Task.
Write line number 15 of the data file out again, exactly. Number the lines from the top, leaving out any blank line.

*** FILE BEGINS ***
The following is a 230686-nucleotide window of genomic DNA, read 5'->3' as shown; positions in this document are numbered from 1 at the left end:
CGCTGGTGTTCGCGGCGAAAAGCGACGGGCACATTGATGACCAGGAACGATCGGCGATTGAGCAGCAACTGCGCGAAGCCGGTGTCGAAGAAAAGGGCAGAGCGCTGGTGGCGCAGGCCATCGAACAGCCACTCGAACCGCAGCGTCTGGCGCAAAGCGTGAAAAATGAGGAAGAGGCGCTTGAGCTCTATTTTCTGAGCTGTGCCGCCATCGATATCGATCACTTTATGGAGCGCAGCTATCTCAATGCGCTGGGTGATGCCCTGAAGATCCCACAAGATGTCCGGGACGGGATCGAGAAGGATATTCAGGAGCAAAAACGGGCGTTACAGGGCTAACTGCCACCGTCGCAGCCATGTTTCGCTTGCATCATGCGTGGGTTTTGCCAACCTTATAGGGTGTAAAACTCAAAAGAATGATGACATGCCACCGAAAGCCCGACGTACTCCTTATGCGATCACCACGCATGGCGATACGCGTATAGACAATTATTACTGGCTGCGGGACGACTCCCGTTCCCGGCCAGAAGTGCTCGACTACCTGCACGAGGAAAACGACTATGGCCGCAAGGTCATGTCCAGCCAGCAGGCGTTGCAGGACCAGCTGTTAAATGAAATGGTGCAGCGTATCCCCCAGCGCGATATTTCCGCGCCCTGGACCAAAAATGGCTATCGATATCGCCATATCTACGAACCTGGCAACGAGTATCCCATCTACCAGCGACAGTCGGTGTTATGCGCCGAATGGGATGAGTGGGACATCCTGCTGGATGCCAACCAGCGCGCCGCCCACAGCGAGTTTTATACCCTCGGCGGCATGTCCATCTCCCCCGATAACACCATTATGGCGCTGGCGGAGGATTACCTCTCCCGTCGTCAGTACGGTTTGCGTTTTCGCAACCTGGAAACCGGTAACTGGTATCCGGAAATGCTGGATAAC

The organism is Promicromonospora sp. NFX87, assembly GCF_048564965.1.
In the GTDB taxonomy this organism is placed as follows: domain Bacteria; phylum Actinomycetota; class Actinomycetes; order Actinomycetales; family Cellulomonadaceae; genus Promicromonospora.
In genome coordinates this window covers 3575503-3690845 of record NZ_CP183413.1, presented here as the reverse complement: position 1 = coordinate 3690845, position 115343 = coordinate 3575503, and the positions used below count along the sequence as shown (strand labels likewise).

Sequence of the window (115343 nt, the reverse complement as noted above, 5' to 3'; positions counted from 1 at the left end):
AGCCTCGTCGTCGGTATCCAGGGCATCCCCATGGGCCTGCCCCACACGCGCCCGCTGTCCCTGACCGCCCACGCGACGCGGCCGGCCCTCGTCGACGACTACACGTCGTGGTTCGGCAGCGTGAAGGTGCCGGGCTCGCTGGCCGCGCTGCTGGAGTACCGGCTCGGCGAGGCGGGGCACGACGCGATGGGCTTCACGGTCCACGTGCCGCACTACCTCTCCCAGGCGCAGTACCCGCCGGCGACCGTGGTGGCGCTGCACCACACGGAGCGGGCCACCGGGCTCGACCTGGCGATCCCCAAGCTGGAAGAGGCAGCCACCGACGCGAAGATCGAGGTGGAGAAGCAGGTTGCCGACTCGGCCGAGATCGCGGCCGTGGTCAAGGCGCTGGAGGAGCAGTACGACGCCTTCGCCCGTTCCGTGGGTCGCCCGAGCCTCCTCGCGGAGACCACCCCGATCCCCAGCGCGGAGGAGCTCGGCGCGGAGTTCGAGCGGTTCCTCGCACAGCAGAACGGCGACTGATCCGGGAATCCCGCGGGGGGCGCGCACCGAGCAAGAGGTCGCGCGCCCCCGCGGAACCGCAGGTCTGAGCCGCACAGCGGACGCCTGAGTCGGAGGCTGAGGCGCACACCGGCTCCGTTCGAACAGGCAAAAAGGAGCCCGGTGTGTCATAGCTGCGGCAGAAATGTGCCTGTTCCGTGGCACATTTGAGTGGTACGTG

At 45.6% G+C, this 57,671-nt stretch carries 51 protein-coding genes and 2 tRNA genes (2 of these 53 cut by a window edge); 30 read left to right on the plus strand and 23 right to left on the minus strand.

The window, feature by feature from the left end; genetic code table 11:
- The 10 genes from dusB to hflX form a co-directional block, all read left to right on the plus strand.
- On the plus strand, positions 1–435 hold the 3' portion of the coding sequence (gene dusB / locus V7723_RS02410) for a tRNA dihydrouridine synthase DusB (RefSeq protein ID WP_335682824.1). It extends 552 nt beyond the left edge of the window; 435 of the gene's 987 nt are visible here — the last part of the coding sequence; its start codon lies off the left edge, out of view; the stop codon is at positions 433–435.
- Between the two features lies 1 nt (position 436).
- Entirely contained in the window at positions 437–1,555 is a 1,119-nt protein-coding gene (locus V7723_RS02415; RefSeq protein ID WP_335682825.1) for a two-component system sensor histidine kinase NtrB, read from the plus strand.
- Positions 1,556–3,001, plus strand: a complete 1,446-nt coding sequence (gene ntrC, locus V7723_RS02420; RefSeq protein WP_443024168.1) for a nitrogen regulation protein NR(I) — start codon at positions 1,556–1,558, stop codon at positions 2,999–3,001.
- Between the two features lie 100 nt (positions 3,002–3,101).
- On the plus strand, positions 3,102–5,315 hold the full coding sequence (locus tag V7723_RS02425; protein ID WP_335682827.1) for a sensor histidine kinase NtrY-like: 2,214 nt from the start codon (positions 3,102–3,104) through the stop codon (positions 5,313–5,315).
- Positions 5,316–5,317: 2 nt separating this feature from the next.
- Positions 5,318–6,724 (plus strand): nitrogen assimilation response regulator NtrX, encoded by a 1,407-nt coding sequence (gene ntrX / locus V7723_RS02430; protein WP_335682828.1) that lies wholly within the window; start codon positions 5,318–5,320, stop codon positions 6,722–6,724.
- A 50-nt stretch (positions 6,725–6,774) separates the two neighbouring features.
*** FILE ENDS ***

- Between the two features lie 100 nt (positions 3,002–3,101).